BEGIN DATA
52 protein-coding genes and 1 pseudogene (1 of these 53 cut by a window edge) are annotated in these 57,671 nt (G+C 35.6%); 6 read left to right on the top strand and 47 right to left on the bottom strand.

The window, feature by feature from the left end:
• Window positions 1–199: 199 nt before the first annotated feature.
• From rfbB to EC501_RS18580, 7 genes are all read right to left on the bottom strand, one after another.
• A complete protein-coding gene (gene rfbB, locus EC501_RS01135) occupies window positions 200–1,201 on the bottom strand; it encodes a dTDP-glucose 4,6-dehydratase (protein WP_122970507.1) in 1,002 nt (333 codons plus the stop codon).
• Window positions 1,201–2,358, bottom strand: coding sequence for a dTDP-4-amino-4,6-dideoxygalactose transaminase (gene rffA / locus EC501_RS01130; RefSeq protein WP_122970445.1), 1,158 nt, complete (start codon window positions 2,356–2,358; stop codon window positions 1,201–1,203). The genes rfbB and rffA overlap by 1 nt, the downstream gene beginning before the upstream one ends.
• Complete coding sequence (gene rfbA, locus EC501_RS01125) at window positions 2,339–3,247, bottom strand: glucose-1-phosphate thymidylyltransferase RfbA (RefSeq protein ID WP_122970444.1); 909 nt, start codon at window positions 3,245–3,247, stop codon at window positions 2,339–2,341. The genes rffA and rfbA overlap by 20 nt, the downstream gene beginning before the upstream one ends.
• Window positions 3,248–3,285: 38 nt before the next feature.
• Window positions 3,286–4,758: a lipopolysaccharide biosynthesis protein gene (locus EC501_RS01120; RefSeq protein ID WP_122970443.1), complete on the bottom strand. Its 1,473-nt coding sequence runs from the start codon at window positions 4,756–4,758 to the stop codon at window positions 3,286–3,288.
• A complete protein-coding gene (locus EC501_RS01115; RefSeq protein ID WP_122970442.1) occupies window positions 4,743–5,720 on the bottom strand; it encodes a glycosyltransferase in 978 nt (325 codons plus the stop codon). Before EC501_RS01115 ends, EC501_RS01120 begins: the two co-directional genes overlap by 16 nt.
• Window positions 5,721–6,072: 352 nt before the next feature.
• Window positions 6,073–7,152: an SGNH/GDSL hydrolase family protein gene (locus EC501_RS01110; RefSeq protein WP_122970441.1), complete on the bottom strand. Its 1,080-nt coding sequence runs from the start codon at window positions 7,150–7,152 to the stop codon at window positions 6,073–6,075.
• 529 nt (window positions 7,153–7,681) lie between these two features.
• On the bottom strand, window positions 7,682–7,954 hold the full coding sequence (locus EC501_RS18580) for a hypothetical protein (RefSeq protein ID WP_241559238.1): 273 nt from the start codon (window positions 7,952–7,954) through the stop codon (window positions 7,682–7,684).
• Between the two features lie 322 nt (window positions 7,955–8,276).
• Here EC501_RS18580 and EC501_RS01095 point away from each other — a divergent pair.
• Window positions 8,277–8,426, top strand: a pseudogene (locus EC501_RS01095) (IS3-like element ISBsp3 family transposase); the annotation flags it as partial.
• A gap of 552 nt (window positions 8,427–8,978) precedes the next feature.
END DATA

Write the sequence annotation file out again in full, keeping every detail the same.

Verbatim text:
52 protein-coding genes and 1 pseudogene (1 of these 53 cut by a window edge) are annotated in these 57,671 nt (G+C 35.6%); 6 read left to right on the top strand and 47 right to left on the bottom strand.

The window, feature by feature from the left end:
• Window positions 1–199: 199 nt before the first annotated feature.
• From rfbB to EC501_RS18580, 7 genes are all read right to left on the bottom strand, one after another.
• A complete protein-coding gene (gene rfbB, locus EC501_RS01135) occupies window positions 200–1,201 on the bottom strand; it encodes a dTDP-glucose 4,6-dehydratase (protein WP_122970507.1) in 1,002 nt (333 codons plus the stop codon).
• Window positions 1,201–2,358, bottom strand: coding sequence for a dTDP-4-amino-4,6-dideoxygalactose transaminase (gene rffA / locus EC501_RS01130; RefSeq protein WP_122970445.1), 1,158 nt, complete (start codon window positions 2,356–2,358; stop codon window positions 1,201–1,203). The genes rfbB and rffA overlap by 1 nt, the downstream gene beginning before the upstream one ends.
• Complete coding sequence (gene rfbA, locus EC501_RS01125) at window positions 2,339–3,247, bottom strand: glucose-1-phosphate thymidylyltransferase RfbA (RefSeq protein ID WP_122970444.1); 909 nt, start codon at window positions 3,245–3,247, stop codon at window positions 2,339–2,341. The genes rffA and rfbA overlap by 20 nt, the downstream gene beginning before the upstream one ends.
• Window positions 3,248–3,285: 38 nt before the next feature.
• Window positions 3,286–4,758: a lipopolysaccharide biosynthesis protein gene (locus EC501_RS01120; RefSeq protein ID WP_122970443.1), complete on the bottom strand. Its 1,473-nt coding sequence runs from the start codon at window positions 4,756–4,758 to the stop codon at window positions 3,286–3,288.
• A complete protein-coding gene (locus EC501_RS01115; RefSeq protein ID WP_122970442.1) occupies window positions 4,743–5,720 on the bottom strand; it encodes a glycosyltransferase in 978 nt (325 codons plus the stop codon). Before EC501_RS01115 ends, EC501_RS01120 begins: the two co-directional genes overlap by 16 nt.
• Window positions 5,721–6,072: 352 nt before the next feature.
• Window positions 6,073–7,152: an SGNH/GDSL hydrolase family protein gene (locus EC501_RS01110; RefSeq protein WP_122970441.1), complete on the bottom strand. Its 1,080-nt coding sequence runs from the start codon at window positions 7,150–7,152 to the stop codon at window positions 6,073–6,075.
• 529 nt (window positions 7,153–7,681) lie between these two features.
• On the bottom strand, window positions 7,682–7,954 hold the full coding sequence (locus EC501_RS18580) for a hypothetical protein (RefSeq protein ID WP_241559238.1): 273 nt from the start codon (window positions 7,952–7,954) through the stop codon (window positions 7,682–7,684).
• Between the two features lie 322 nt (window positions 7,955–8,276).
• Here EC501_RS18580 and EC501_RS01095 point away from each other — a divergent pair.
• Window positions 8,277–8,426, top strand: a pseudogene (locus EC501_RS01095) (IS3-like element ISBsp3 family transposase); the annotation flags it as partial.
• A gap of 552 nt (window positions 8,427–8,978) precedes the next feature.